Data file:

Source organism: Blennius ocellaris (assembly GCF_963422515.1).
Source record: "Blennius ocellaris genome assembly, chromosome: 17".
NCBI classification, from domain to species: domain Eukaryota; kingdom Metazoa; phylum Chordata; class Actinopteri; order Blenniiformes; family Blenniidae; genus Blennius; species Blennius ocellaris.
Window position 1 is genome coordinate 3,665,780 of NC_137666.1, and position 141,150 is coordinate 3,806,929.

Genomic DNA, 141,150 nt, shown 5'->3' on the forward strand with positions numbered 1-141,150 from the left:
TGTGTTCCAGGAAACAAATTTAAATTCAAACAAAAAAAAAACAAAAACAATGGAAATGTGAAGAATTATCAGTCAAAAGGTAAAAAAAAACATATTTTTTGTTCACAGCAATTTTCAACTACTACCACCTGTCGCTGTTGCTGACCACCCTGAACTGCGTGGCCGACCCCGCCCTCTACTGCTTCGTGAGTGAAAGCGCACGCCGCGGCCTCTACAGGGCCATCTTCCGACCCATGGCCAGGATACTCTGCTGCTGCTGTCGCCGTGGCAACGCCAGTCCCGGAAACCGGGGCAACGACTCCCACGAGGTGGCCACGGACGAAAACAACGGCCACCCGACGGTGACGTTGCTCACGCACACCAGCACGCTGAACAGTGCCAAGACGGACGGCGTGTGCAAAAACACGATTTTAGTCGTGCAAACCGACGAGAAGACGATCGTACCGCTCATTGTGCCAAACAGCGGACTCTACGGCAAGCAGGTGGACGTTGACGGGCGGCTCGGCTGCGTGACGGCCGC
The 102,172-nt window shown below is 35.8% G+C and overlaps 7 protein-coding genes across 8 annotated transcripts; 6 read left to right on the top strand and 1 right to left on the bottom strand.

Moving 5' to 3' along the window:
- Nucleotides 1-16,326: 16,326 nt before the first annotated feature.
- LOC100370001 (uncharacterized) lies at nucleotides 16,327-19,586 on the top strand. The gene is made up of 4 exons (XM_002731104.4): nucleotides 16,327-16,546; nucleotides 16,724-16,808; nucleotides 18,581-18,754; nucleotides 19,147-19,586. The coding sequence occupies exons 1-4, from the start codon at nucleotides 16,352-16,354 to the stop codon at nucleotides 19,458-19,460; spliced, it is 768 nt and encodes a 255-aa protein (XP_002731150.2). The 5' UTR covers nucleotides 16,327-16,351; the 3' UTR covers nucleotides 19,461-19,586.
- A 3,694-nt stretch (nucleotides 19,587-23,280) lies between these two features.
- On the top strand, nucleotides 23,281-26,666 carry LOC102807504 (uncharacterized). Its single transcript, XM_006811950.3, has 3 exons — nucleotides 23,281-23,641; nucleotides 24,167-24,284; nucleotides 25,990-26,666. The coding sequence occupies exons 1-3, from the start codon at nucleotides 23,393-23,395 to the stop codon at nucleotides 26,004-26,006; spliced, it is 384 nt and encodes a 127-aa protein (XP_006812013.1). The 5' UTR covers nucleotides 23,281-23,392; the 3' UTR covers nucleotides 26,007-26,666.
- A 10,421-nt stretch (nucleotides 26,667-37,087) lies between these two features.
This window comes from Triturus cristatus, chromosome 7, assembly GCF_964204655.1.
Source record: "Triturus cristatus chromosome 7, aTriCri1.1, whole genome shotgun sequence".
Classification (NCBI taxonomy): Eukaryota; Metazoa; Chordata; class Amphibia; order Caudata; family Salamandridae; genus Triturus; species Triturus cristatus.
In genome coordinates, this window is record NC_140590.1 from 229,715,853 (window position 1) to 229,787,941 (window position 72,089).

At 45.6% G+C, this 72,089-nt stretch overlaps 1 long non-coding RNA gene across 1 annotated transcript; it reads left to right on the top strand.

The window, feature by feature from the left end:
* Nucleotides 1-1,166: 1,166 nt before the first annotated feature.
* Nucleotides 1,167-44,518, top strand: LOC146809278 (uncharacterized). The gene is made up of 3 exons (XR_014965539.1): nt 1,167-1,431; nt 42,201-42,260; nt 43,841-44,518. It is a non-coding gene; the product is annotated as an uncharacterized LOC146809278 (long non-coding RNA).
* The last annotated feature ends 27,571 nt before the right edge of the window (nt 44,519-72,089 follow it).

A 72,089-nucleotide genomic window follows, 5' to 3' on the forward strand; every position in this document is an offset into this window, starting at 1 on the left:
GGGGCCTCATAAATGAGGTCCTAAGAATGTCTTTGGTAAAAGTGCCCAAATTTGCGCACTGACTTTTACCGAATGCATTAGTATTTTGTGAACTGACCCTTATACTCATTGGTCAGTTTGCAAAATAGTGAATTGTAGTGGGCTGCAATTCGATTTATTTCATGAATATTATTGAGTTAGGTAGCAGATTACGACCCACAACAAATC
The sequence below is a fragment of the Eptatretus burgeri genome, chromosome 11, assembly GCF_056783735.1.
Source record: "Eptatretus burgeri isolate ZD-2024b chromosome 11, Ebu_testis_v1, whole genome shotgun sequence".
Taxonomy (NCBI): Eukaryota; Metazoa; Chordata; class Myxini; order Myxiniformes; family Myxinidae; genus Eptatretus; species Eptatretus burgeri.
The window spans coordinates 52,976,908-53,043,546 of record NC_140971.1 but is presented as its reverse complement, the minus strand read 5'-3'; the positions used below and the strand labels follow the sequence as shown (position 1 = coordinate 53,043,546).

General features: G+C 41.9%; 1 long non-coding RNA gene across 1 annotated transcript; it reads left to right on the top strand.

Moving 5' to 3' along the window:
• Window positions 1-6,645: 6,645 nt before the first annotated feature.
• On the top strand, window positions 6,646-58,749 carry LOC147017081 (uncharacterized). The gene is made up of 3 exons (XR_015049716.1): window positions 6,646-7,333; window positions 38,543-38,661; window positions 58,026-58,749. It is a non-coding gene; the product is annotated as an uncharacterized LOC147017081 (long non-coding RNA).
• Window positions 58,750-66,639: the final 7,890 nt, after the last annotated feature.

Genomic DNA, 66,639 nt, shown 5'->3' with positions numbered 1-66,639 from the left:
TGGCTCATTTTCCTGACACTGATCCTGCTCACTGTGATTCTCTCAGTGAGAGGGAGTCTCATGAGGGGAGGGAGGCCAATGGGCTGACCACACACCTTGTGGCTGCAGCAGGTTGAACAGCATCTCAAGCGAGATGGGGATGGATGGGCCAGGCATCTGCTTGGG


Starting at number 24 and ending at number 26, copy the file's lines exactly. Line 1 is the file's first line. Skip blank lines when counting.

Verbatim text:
GGGGCCTCATAAATGAGGTCCTAAGAATGTCTTTGGTAAAAGTGCCCAAATTTGCGCACTGACTTTTACCGAATGCATTAGTATTTTGTGAACTGACCCTTATACTCATTGGTCAGTTTGCAAAATAGTGAATTGTAGTGGGCTGCAATTCGATTTATTTCATGAATATTATTGAGTTAGGTAGCAGATTACGACCCACAACAAATC
The sequence below is a fragment of the Eptatretus burgeri genome, chromosome 11, assembly GCF_056783735.1.
Source record: "Eptatretus burgeri isolate ZD-2024b chromosome 11, Ebu_testis_v1, whole genome shotgun sequence".